The workshop we discuss in this series enables students to explore what it is like to be Deaf via engagement with a lecturer’s narrative of her lived experience; this is followed by a practical introduction to print-making offering opportunities to develop artistic expressions of hearing. Over the course of this essay series, we hear from the module convenor for ’Narrative Medicine and the Arts’ (a GP and medical educator), the two individuals who deliver the workshop itself (a Lecturer in Occupational Therapy who tells her story of deafness, and a professional artist) and a medical student who attended the session.
At the UEA, medical students are exposed to patient stories and perspectives throughout their training. This supports their evolving understanding of the role of complex human interactions in health. There is also the option to explore medical humanities further in the second year of study, including an optional module on arts and narrative medicine. Parts of this module are delivered by people with long term conditions and disabilities – experts-by-experience – who share their healthcare stories with the students. Alongside this, we examine the relationship between medicine and the arts, exploring both liturgical and artistic expressions of illness.
As educationalists, we wanted to explore a dynamic means of delivery by combining a narrative of deafness with opportunities for students to reflect on the lived experience of hearing through the medium of art. In writing up our reflections, we have come to recognise that, as individuals, we often spend large amounts of time working alone or in silos, and sometimes feel defined by our professional identities. However, interacting with other creative people from across the disciplines generally enables inspiring projects, such as this one, to emerge. For this project, we chose lino-cutting and print-making for the practical element of the session, because they afford rich opportunities for drawing upon, and developing, the coordination skills of the trainee doctor via processes of observation and hand dexterity. Furthermore, they introduce the patient-narrative in a form outside of language, offering a way of knowing and communicating through art.
The session content was delivered as follows:
- a narrative of deafness was presented by an expert with lived experience;
- a brief introduction to printing was offered, followed by a practical session of print-making;
- the session ended with the production of the students’ prints and time for reflection and debrief.
Reflections from the module convenor – Emily Player
Facilitating and teaching on this module is a pleasure. It is something I am increasingly passionate about particularly when reflecting on my own medical education and journey to working as a general practitioner (GP). Throughout medical school and through the transition to my junior doctor years, I was content following protocols, guidelines and science as an approach to medicine. During my first job as a trainee GP, I realised that something was missing. I struggled with simultaneously listening to patient narratives, and attempting to regurgitate what I digested into a guideline or medical model. I was juggling too much: I was trying to remain empathetic whilst inside I felt that I was managing vast uncertainty; I was trying to work in partnership with patients but often taking on too much myself and in the process I felt I was failing us both. I would find that there was nothing in my doctor’s bag, prescription pad or computer to help me help many of the patients I was seeing, which left me feeling frustrated and unsatisfied, like I was not doing the job I trained for, or being the doctor I hoped to be. I was fortunate to have a supervisor who introduced me to medical humanities. Over time, I have used literature and the humanities to develop a better awareness of myself and appreciate the human skills which can help me both to help patients and understand the art of medicine. I recognised my scientific and analytical brain trying, failing and disliking myself for attempting to problem-solve ‘the human’. I started to embrace other ways of knowing such as art and literature, using life drawing to see differently and narratives to truly hear a different perspective.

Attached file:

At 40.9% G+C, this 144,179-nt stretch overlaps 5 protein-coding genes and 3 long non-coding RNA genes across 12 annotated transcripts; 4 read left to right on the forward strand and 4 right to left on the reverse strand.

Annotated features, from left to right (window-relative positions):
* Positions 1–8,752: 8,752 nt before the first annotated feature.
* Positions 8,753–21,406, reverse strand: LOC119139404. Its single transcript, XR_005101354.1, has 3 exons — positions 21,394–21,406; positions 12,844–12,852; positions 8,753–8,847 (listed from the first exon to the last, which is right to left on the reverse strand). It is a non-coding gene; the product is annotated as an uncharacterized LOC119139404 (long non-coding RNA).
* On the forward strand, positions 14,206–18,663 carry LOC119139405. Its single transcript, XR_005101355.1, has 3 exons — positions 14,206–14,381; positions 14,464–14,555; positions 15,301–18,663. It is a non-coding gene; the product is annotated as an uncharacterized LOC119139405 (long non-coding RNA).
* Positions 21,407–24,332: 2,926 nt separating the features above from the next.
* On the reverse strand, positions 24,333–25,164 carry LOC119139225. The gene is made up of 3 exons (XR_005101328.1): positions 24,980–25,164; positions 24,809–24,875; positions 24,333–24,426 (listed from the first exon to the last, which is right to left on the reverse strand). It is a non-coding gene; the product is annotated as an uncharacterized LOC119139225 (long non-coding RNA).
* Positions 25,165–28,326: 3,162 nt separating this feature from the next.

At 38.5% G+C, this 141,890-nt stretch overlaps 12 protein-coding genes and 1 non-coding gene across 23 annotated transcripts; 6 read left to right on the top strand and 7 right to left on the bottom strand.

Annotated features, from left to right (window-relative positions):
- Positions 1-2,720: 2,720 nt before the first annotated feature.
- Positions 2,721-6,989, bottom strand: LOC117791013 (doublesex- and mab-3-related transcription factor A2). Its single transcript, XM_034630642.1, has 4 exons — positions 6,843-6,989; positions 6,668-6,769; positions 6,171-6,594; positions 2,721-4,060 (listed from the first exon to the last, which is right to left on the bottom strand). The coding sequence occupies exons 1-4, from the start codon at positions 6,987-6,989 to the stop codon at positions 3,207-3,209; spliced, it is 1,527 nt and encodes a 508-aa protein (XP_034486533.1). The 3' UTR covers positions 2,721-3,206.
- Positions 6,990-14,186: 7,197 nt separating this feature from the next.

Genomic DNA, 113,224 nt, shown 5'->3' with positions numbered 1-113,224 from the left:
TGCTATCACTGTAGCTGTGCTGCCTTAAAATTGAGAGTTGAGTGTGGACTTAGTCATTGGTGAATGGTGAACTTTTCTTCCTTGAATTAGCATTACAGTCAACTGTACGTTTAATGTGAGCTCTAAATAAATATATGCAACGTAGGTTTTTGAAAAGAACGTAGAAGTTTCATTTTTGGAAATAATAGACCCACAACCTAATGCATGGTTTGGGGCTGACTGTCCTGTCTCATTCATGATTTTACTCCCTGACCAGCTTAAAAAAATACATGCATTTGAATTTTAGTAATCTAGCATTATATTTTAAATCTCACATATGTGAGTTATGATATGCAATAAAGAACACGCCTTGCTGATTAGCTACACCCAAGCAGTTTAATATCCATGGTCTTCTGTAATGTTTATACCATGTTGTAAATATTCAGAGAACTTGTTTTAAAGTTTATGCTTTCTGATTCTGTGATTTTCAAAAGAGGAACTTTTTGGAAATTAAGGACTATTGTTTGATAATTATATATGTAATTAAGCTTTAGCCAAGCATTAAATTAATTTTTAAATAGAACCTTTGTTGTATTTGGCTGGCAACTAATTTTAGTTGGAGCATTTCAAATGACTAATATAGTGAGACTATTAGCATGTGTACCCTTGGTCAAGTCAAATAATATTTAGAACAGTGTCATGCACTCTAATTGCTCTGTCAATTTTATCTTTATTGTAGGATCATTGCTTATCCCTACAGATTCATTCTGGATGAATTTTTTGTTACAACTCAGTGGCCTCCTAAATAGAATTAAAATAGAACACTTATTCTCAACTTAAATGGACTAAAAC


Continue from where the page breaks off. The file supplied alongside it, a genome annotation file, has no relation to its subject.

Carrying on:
Providing this module feels like passing on a gift which was given to me. In truth, I do very little as a teacher on this course, the art and the narratives speak for themselves. In this session I observe the students exhibit two skills: firstly, listening to a story, a skill which is essential for all doctors. Secondly, they create something, a piece of art, which, from my observation, provides a meditation for their busy minds and an opportunity not to fix, read or cure but to create and express. Having worked with experts-by-experience (patients who are expert in their illness or narrative through lived experience, who work with healthcare professionals to co-produce research and education) in the field of medical education for 4 years now, I can see the therapeutic benefits of involving experts-by-experience in the medical curriculum, both for trainee doctors and for the patients who do this work. It increases students’ understanding of the varied and unequal experiences people have of accessing healthcare, and goes some way towards addressing the power imbalance between the doctor and patient which exists historically within paternalistic medical models. Something happens to create unity in the room when we all work to create an art object whilst sharing skills and stories to ultimately learn from each other. William Osler, a famous medical educationalist, has many quotations which express this:
‘He who studies medicine without books sails an uncharted sea, but he who studies medicine without patients does not go to sea at all’
Sturdy S. William Osler: A Life in Medicine. BMJ. 2000;321(7268):1087.